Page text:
This reality stands in stark contrast to the minor dramas of Hollywood cinema. Judd Nelson, the paper champion of 80s teen rebels, would be anathema to the frequently dangerous teenagers of the decade’s indie films. Their playbook of foul-mouthed vandals, leather-jacketed tearaways hooked on amphetamines, androgynous punk girls and homicidal teen heartthrobs are too far removed from the mainstream to care about being reconciled to it.
When these portrayals are held up beside the pastel-hued, antiseptic rebellion of the John Hughes teen, the result is unsettling. Where Pretty in Pink or Ferris Bueller’s Day Off once seemed innocuous and likeable, they now seem hopelessly gauche. Documentarian Martin Bell has an anecdote that sums it up nicely. In 1984, as he left a busy Seattle screening of Streetwise, he overheard a teenager’s reaction to the film: “I want to hit someone, but I don’t know who.”
The Other Side of 80s America
American cinema in the 1980s is usually seen as having thrown aside the character-driven, questing spirit of the New Hollywood of the late 1960s and 70s in favour of ‘high concept’ spectacles, cartoonish action and the bottom line, with what interesting pockets that remained bubbling up on the indie margins. But amid the era’s ‘Morning in America’ reckoning, there were some filmmakers who kept the flame burning to make personal, often overlooked films that revealed the other side of Reaganism’s patriotic bluster and hollow optimism. By Nick Pinkerton.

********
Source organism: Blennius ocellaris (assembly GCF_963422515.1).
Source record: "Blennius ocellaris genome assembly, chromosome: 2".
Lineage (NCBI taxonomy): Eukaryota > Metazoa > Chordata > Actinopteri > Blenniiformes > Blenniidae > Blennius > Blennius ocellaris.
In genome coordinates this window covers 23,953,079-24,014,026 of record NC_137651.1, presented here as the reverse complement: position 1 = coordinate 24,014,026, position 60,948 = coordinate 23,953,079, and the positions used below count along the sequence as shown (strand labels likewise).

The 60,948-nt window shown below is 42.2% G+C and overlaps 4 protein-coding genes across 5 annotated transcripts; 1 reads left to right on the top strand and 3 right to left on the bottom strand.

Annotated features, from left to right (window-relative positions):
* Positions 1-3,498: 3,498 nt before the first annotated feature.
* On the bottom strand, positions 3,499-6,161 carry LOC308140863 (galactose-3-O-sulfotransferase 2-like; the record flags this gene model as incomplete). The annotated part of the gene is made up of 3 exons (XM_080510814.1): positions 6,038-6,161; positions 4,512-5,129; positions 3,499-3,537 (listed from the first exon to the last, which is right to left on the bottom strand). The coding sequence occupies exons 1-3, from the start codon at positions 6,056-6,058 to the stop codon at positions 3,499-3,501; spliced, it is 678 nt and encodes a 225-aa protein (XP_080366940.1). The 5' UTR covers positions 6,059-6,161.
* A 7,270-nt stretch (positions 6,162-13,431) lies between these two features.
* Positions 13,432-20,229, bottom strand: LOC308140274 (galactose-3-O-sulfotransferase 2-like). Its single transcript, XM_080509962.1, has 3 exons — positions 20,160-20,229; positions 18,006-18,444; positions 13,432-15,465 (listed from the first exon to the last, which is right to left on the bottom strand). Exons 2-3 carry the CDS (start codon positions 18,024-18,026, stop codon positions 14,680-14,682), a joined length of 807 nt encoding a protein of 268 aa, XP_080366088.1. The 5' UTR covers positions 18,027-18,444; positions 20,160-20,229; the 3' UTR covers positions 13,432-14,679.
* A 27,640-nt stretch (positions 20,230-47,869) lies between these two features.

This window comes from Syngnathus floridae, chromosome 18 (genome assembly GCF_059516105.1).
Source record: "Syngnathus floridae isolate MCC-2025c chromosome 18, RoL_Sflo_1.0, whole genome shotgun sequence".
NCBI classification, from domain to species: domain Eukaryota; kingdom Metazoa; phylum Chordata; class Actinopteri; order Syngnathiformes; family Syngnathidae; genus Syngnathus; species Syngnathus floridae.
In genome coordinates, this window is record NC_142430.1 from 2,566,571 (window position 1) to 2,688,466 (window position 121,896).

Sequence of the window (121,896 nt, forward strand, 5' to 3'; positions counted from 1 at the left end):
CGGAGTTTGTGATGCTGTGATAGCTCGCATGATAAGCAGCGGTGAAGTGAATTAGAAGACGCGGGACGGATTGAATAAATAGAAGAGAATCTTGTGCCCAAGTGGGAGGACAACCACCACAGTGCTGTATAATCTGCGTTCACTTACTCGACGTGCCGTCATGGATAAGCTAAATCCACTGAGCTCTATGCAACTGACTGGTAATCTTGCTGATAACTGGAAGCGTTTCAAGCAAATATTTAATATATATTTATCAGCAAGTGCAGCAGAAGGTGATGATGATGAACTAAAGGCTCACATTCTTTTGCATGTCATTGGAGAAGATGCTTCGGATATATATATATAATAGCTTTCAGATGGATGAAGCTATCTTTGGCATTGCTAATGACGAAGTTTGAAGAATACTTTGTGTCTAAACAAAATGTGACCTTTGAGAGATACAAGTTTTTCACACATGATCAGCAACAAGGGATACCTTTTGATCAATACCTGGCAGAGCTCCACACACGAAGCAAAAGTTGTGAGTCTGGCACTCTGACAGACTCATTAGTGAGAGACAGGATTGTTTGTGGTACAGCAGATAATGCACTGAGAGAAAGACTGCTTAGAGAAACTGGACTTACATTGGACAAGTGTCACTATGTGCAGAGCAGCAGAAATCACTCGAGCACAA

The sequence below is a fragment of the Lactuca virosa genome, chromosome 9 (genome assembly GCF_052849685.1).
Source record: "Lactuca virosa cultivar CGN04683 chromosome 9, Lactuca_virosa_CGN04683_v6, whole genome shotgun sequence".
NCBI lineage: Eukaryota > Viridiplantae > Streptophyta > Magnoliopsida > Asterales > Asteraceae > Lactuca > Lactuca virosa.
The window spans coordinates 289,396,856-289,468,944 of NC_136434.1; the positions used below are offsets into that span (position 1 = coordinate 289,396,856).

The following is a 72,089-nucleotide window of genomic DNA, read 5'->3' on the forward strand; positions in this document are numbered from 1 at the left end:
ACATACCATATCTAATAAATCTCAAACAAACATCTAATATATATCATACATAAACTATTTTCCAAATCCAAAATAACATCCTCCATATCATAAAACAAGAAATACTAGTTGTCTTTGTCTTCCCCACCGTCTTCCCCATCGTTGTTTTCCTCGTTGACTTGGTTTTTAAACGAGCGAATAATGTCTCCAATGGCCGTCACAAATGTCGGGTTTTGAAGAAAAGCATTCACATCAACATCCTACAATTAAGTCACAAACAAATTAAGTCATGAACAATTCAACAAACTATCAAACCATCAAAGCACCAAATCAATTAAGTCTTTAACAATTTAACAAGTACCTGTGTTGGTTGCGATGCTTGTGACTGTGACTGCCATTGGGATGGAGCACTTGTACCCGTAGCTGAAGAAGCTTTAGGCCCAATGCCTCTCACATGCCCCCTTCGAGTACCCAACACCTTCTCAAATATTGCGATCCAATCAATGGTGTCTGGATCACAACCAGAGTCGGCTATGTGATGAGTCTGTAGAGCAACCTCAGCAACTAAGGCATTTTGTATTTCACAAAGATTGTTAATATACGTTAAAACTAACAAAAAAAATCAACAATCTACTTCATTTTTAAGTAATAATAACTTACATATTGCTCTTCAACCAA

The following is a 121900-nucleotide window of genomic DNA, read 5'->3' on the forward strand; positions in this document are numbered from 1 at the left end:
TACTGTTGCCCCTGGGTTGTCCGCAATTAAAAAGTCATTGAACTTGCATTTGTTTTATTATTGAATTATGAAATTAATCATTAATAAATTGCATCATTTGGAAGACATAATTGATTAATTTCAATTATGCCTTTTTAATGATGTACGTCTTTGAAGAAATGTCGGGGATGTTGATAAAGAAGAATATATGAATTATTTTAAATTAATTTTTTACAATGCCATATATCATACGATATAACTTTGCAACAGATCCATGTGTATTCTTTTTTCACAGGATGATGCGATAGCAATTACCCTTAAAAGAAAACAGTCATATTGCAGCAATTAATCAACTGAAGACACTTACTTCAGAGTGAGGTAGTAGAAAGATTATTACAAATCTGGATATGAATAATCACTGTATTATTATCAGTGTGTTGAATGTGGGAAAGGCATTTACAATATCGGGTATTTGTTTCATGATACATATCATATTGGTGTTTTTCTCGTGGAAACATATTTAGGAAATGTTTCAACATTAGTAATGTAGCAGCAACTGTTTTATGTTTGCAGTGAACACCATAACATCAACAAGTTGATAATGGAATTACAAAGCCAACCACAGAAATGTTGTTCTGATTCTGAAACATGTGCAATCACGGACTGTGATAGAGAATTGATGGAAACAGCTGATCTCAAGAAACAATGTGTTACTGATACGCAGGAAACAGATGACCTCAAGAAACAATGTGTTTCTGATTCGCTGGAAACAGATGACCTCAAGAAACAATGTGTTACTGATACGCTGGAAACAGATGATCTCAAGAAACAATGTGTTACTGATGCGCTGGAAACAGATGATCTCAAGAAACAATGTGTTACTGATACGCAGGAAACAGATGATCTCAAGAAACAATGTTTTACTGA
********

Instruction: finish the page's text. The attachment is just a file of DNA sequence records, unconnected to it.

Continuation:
+ A nightmare on Main Street
Behind the façade of 80s corporate cinema, low-budget upstarts were making genre movies that exposed the underbelly of Reaganomics. By Anne Billson.
The BFI Podcast
Listen to our cover writer Nick Pinkerton discuss 1980s cinema with Henry Barnes: